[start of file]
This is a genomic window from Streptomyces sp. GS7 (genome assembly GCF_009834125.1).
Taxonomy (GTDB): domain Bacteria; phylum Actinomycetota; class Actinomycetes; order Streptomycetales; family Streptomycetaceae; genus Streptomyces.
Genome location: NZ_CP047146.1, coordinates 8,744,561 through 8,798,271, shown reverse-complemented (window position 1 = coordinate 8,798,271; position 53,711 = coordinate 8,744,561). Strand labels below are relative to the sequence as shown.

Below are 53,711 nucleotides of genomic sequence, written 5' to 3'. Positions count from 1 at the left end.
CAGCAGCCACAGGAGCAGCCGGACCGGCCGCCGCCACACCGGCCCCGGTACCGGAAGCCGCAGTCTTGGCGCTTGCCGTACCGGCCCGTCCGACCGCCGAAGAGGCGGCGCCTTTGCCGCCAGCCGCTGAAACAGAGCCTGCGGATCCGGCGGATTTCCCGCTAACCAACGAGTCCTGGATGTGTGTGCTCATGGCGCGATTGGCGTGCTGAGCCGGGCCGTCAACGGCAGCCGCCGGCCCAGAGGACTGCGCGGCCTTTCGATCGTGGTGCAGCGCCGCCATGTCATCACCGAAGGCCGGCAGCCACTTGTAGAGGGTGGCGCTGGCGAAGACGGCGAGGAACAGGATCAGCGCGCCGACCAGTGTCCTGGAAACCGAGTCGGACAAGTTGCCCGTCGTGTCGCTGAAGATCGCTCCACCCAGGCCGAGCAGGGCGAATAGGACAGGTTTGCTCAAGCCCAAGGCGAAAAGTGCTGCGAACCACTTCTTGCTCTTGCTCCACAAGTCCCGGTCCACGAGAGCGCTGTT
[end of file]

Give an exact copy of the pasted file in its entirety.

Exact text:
This is a genomic window from Streptomyces sp. GS7 (genome assembly GCF_009834125.1).
Taxonomy (GTDB): domain Bacteria; phylum Actinomycetota; class Actinomycetes; order Streptomycetales; family Streptomycetaceae; genus Streptomyces.
Genome location: NZ_CP047146.1, coordinates 8,744,561 through 8,798,271, shown reverse-complemented (window position 1 = coordinate 8,798,271; position 53,711 = coordinate 8,744,561). Strand labels below are relative to the sequence as shown.

Below are 53,711 nucleotides of genomic sequence, written 5' to 3'. Positions count from 1 at the left end.
CAGCAGCCACAGGAGCAGCCGGACCGGCCGCCGCCACACCGGCCCCGGTACCGGAAGCCGCAGTCTTGGCGCTTGCCGTACCGGCCCGTCCGACCGCCGAAGAGGCGGCGCCTTTGCCGCCAGCCGCTGAAACAGAGCCTGCGGATCCGGCGGATTTCCCGCTAACCAACGAGTCCTGGATGTGTGTGCTCATGGCGCGATTGGCGTGCTGAGCCGGGCCGTCAACGGCAGCCGCCGGCCCAGAGGACTGCGCGGCCTTTCGATCGTGGTGCAGCGCCGCCATGTCATCACCGAAGGCCGGCAGCCACTTGTAGAGGGTGGCGCTGGCGAAGACGGCGAGGAACAGGATCAGCGCGCCGACCAGTGTCCTGGAAACCGAGTCGGACAAGTTGCCCGTCGTGTCGCTGAAGATCGCTCCACCCAGGCCGAGCAGGGCGAATAGGACAGGTTTGCTCAAGCCCAAGGCGAAAAGTGCTGCGAACCACTTCTTGCTCTTGCTCCACAAGTCCCGGTCCACGAGAGCGCTGTT